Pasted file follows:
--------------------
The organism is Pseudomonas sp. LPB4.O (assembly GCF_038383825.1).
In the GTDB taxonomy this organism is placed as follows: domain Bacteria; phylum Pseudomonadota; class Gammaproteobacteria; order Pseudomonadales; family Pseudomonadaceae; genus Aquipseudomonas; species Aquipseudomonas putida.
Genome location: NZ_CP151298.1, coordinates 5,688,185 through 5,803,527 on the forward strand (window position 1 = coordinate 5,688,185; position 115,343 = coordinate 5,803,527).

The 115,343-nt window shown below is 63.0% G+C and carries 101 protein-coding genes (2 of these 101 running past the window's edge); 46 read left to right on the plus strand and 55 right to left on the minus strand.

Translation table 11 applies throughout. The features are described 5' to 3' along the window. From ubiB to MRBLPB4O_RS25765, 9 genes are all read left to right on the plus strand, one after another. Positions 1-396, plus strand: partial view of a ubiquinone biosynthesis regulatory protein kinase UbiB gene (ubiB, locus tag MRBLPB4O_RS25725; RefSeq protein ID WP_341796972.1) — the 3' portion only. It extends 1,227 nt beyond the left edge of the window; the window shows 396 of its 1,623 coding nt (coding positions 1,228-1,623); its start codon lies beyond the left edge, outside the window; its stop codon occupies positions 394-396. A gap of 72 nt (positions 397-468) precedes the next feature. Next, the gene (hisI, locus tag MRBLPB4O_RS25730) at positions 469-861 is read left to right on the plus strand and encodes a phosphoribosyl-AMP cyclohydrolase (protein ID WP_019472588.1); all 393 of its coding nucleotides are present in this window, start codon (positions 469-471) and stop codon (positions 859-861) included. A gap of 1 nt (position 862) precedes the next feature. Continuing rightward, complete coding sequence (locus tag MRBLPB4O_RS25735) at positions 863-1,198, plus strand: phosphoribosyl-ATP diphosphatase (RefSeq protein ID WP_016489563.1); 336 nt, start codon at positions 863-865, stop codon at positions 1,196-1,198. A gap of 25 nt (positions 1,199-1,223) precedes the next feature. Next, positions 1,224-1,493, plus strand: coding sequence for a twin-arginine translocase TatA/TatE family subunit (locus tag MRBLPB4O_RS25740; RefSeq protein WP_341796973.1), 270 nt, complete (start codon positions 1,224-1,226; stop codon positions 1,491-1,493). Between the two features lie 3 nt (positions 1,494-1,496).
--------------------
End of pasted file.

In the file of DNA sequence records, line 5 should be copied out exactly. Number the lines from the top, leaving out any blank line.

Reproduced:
Translation table 11 applies throughout. The features are described 5' to 3' along the window. From ubiB to MRBLPB4O_RS25765, 9 genes are all read left to right on the plus strand, one after another. Positions 1-396, plus strand: partial view of a ubiquinone biosynthesis regulatory protein kinase UbiB gene (ubiB, locus tag MRBLPB4O_RS25725; RefSeq protein ID WP_341796972.1) — the 3' portion only. It extends 1,227 nt beyond the left edge of the window; the window shows 396 of its 1,623 coding nt (coding positions 1,228-1,623); its start codon lies beyond the left edge, outside the window; its stop codon occupies positions 394-396. A gap of 72 nt (positions 397-468) precedes the next feature. Next, the gene (hisI, locus tag MRBLPB4O_RS25730) at positions 469-861 is read left to right on the plus strand and encodes a phosphoribosyl-AMP cyclohydrolase (protein ID WP_019472588.1); all 393 of its coding nucleotides are present in this window, start codon (positions 469-471) and stop codon (positions 859-861) included. A gap of 1 nt (position 862) precedes the next feature. Continuing rightward, complete coding sequence (locus tag MRBLPB4O_RS25735) at positions 863-1,198, plus strand: phosphoribosyl-ATP diphosphatase (RefSeq protein ID WP_016489563.1); 336 nt, start codon at positions 863-865, stop codon at positions 1,196-1,198. A gap of 25 nt (positions 1,199-1,223) precedes the next feature. Next, positions 1,224-1,493, plus strand: coding sequence for a twin-arginine translocase TatA/TatE family subunit (locus tag MRBLPB4O_RS25740; RefSeq protein WP_341796973.1), 270 nt, complete (start codon positions 1,224-1,226; stop codon positions 1,491-1,493). Between the two features lie 3 nt (positions 1,494-1,496).